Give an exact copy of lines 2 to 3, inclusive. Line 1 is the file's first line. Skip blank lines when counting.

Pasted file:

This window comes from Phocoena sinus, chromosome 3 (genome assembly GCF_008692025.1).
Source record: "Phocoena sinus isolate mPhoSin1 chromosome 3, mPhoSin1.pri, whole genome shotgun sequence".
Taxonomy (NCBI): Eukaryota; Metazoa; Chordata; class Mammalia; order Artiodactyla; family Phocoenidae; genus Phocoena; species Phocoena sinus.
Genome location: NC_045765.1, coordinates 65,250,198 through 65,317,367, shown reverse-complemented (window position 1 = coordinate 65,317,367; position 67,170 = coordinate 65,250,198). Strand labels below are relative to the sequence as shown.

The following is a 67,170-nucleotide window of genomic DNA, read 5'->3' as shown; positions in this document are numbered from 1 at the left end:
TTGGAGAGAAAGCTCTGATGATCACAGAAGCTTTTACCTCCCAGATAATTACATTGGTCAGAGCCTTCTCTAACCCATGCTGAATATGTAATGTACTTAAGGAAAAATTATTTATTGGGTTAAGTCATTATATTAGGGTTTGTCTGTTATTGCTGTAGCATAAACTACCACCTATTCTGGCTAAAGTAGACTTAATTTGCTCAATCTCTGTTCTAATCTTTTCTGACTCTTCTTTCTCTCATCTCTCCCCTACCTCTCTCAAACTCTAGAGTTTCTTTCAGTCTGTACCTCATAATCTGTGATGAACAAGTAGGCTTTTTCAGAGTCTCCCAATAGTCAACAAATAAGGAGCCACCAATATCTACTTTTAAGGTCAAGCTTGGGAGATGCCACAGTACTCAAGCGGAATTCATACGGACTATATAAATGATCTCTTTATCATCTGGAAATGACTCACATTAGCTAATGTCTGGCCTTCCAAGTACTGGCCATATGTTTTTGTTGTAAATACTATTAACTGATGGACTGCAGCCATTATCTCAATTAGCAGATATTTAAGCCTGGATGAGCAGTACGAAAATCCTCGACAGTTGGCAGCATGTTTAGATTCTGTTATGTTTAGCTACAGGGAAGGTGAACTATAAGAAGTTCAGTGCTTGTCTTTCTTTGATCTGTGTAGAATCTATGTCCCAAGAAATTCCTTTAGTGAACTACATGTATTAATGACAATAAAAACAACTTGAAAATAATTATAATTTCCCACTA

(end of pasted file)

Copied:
Source record: "Phocoena sinus isolate mPhoSin1 chromosome 3, mPhoSin1.pri, whole genome shotgun sequence".
Taxonomy (NCBI): Eukaryota; Metazoa; Chordata; class Mammalia; order Artiodactyla; family Phocoenidae; genus Phocoena; species Phocoena sinus.